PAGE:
Derek isn’t the only Jeter making news around these parts, even if these parts are extended to reach Bloomfield, New Jersey. Marcus Jeter was looking at five years, facing charges of “trying to elude [police], resisting arrest, [and] assaulting a police officer.”
What makes this remarkable is its unremarkability. No one, but no one except his lawyer and those who cared about him, would have blinked an eye had Marcus Jeter gone down on the charges.
It all began when police were called to Jeter’s home in Bloomfield, New Jersey. After a brief conversation, Jeter left his residence as no charges were filed.
Jeter was driving down the Garden State Highway when everything suddenly changed.
All it takes is the word of a cop, and the entire system responds, “well, okay then,” and poof, five years of his life could magically disappear without a prosecutor or judge doubting for a second that it happened. Why would the police lie about such a thing? That’s been the mantra forever.
Somehow, a mistake was made. Somehow, a dashcam video that no one had ever seen before, that appears to have been meant for no defendant’s and defense lawyer’s eyes, emerged.
The dashcam tape was not initially turned over to Jeter’s attorney by Bloomfield police. Only after a request for records was filed did the tape surface.
Prosecutors claim they never saw the video before pursuing criminal charges against Jeter.
There is an obligation on the part of prosecutors to use due diligence to ascertain the evidence in a case before demanding five years of a person’s life. It’s really not unfair to expect them to do their job before prosecuting a person. Whether this video should have been turned over as Brady or ordinary discovery doesn’t matter. The fact remained that it existed, and it’s impossible to imagine that prosecutors wouldn’t know, or at the very least ascertain, of its existence.
When they claim they never saw it, that may be true, but what it points to is their failure to do their job. It also points to their mindset, that they really felt no particular compulsion to do their job, to spend the extra five minutes it might take to find out that the second cruiser at the scene had a dash cam, and that the dash cam would have captured what occurred. After all, they already knew all they needed to know. The cops said so. Why bother to put their hands on evidence proving what they already knew?
Except the video proved the opposite:
It’s not a flashy video, as these things go. No gunshots, no body count. Just plain, vanilla lies on tape.
The tendency is to take notice of the most outrageous abuse, the worst outcome that offers sensational reasons to be critical of the police. But what almost happened to Marcus Jeter is far more of a problem, as it’s the Ordinary Injustice, as Amy Bach termed it, that affects the most people and evades detection without much thought.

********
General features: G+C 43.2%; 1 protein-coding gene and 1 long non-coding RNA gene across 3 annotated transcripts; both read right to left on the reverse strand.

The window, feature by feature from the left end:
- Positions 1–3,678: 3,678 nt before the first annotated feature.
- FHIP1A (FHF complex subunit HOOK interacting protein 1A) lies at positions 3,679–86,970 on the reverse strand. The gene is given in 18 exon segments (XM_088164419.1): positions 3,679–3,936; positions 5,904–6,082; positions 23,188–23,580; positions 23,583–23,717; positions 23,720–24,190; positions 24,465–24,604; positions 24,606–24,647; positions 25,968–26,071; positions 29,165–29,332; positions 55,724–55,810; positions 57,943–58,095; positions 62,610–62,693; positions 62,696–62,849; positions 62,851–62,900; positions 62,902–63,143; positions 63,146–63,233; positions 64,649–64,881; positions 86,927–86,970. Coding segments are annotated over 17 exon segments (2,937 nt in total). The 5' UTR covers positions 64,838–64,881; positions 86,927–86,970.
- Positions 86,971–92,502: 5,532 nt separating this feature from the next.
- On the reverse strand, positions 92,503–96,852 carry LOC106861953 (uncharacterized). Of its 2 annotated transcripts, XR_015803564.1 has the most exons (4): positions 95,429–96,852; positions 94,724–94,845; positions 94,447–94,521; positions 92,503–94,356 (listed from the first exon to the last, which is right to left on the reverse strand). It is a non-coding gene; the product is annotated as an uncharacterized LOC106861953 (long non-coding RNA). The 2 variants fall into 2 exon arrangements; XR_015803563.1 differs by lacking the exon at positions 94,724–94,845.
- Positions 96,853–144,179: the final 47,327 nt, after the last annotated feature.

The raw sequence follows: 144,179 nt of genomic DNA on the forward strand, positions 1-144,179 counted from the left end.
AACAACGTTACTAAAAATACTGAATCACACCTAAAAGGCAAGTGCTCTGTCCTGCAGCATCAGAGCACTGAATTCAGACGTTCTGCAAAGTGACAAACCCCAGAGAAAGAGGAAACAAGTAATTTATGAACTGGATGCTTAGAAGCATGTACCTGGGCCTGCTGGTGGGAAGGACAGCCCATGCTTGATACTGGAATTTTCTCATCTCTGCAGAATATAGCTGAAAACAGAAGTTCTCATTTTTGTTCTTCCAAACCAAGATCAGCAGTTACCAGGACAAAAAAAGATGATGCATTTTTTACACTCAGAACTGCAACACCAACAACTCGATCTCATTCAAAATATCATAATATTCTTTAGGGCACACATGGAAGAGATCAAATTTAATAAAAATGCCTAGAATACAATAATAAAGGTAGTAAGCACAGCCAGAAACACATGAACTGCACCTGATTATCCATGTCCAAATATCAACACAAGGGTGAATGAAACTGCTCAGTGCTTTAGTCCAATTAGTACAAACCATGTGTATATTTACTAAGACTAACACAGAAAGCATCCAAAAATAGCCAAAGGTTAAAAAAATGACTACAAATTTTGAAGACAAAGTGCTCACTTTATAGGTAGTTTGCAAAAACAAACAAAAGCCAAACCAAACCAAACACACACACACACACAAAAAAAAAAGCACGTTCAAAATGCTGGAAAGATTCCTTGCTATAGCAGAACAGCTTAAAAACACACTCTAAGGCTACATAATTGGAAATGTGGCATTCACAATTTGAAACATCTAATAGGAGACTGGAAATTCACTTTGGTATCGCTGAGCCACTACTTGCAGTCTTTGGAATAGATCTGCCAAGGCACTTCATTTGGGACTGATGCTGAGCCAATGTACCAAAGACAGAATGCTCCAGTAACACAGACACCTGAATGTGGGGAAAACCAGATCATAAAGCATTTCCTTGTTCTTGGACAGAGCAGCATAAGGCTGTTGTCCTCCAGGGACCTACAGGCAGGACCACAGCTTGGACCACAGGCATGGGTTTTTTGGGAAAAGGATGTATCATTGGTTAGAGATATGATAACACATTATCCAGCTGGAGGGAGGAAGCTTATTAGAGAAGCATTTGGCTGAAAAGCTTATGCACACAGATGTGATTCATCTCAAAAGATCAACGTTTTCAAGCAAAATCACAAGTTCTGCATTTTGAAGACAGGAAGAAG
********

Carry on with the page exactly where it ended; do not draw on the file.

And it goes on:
In the well, these cases are often referred to by the players as “garden variety,” meaning that they are just another instance of typical cases, running their routine course, ending in routine pleas and the usual sentence. Move along, nothing to see here.
Sure, the defendant explains that none of it happened, at least not the way the cops tell the story. The prosecutor doesn’t want to hear about it. The judge’s eyes roll back in his head. The defense lawyer is left to explain that it’s not that he doesn’t believe his client, but that the likelihood of convincing a jury that the cops have fabricated a story about him, cops who have no apparent reason to do so, when he says he did nothing wrong at all, is tantamount to begging the judge to give him an extra five years for wasting everyone’s time.
Is this possible? Is this true? Ask the thousands of people sitting in cells whether cops might exaggerate a bit. Gild the lily, they say, just to make the story more banal and conclusive. While Marcus Jeter did nothing, absolutely nothing, to justify charges against him of any sort, others may have done a little something, but it turned into enough of a something after the cops’ recitation of their crimes to make sure they would spend the rest of their lives regretting their moment of noncompliance.
But when this video appeared, the world shifted on its axis.
Prosecutors dismissed all the criminal charges against Marcus Jeter, 30, of Bloomfield, N.J. and instead indicted two Bloomfield police officers for falsifying reports and one of them for assault after the recording surfaced showing police officers beating Jeter during a traffic stop, according to WABC of New York. A third has pleaded guilty to tampering.
All that stood between Marcus Jeter and five years in prison for a crime that never happened was a video. And next time, will the prosecutors think it worth their time to look? After all, what are the chances it could happen again?